Tallapoosa County Sheriff's Department investigator Cameron Perry

Tallapoosa County Sheriff's Department investigator Cameron Perry talks about call filter apps.

Identity theft, grandchildren, technology being compromised and other scams for senior citizens to watch out for were the topics of Tuesday’s Lunch and Learn at Volunteer Connections of Central Alabama.

Tallapoosa County Sheriff’s Department investigator Cameron Perry told seniors about all popular scams targeted to them.

Perry told the group to be aware of online dating and those who scam through services usually build up victim’s egos before asking for something. Don’t send anything of value to a person you haven’t met, she said.

“Don’t send (money),” Perry said. “Offer some other suggestion. There’re plenty of places where you can take someone’s check to cash it at a third party.”

The sheriff’s office can look into things that are open sources, such as previous addresses, for online dating. 

Perry provided seniors with papers on scams and how citizens can deal with them and advised seniors contact the Federal Trade Commission (FTC) to report all scams.

“There’re a lot of people who talk about things amongst themselves and their peers, ‘Hey I found out someone was scammed. Did you know about it?’” Perry said. 

Another common scam is getting calls from strangers claiming to be their grandchildren and they are in jail or the hospital and need money. The suspect will usually tell the senior to buy a prepaid card, then give them the codes on the back.

Perry said if the “grandchild” lives in Tallapoosa County, seniors can always call local law enforcement to confirm an arrest or reach out to other arresting departments to follow up. 

“We can call the (scam) number for you and figure out who that is,” Perry said. “That’s something that we’ll do for you. Stop. Check it out. Call law enforcement if it doesn’t feel right.”

Perry also told seniors about blocking scam calls. Some suspects have masked calls to have the same number as the victims and sell them.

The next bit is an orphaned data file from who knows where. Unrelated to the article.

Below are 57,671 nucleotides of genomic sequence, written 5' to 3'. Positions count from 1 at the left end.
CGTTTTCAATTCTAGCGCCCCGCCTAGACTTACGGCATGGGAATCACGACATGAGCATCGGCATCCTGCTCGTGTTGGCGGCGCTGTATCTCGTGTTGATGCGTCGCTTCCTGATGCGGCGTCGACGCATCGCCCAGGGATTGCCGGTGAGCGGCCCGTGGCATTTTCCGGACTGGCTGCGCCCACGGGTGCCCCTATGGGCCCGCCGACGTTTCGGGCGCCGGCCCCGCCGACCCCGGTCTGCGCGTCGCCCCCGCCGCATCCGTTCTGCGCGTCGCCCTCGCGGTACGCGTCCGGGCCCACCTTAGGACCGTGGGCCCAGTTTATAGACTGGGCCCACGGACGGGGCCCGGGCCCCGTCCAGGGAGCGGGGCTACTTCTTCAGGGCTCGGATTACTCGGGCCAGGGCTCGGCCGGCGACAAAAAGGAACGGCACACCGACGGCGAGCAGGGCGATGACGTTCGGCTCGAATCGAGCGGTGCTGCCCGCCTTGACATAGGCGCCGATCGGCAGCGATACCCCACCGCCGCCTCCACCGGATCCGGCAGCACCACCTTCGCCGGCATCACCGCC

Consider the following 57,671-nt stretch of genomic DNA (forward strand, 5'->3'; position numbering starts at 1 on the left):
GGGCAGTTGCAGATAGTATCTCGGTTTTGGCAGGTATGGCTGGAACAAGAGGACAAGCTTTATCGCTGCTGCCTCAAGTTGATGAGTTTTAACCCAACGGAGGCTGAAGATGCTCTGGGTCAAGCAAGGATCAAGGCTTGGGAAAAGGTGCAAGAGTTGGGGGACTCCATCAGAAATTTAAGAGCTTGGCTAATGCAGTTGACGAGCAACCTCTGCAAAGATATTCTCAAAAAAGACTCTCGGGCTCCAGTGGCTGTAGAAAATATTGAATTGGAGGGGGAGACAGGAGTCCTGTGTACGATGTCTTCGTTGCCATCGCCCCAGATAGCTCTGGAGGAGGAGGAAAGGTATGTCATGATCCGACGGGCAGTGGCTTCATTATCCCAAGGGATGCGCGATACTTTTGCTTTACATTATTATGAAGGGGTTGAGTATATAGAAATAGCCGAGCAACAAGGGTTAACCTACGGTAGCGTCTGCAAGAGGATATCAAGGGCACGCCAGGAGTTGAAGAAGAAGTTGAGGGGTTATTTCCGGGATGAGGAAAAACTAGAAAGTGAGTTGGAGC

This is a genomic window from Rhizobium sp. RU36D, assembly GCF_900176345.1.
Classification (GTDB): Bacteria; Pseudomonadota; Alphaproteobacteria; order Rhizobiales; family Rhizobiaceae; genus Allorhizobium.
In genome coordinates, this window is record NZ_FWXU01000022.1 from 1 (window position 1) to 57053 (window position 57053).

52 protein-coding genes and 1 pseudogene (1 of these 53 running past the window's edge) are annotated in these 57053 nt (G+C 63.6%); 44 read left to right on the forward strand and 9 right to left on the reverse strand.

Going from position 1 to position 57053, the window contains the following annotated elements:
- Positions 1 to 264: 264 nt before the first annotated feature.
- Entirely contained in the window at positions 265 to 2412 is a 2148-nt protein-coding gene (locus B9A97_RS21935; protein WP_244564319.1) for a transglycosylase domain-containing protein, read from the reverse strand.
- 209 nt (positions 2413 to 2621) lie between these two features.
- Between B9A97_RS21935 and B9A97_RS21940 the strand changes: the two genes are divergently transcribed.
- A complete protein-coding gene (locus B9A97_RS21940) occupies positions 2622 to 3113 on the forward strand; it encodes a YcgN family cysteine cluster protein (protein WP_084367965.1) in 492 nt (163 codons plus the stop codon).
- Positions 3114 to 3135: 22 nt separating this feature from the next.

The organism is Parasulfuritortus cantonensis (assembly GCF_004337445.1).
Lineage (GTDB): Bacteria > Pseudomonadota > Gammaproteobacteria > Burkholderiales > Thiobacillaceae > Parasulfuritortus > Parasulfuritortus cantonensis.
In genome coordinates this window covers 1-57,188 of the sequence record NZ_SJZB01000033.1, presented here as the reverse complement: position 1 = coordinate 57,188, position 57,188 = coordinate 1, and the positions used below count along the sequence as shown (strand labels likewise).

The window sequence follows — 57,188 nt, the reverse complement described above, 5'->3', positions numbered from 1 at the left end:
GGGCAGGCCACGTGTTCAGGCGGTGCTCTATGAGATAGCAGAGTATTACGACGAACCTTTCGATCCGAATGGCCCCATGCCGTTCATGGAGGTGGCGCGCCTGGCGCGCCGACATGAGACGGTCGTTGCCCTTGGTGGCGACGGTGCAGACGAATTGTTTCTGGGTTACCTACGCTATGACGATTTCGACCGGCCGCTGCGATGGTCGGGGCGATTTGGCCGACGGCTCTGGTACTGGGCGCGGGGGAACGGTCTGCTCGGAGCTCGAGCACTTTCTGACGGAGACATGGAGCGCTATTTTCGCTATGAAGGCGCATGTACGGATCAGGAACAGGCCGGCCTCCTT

“Those are computers,” Perry said. “Those are apps. They’re called Voice over (Internet Protocols, or VoIP), so for us being able to trace them is almost impossible.”

Seniors should not pick up their phones if they don’t recognize the number. Anyone with Verizon as a provider can download a basic scam call filter app called “Call Filter” for free.

“You can add additional numbers to your block list if someone did get through,” Perry said. “Let’s say it’s a local telemarketer and you’re not interested on them waiting to follow the rules. You want to go ahead and block them. You can submit that number in the app and you’ll never know if they tried to call.”

Pulling a victim’s information from gas stations credit cards can also happen. When an attendant is away, the suspect will place a scam on the card readers that’s connected to Bluetooth so they can read the victim’s card number, Perry said.

Perry advised using only chip readers at gas stations since those are difficult to hack.

“If you can use a chip (reader), use a chip,” Perry said.

Technology scams such as being called about infected computer viruses are also common. Perry said the FTC is spreading an internet scams awareness campaign. 

“If our community is spending more time online, (our goal) is to reach out to themthrough online,” Perry said. “Just like the bad guys reaching you online we’re going to reach out for you too.”

She also said law enforcement officers will never call residents home and tell them they have a warrant and want money. Police deliver arrest warrants in person and never over the phone.

“If (scammers) want to break contact really quick when you want to verify the information, something is not right,” Perry said. “Let them go.”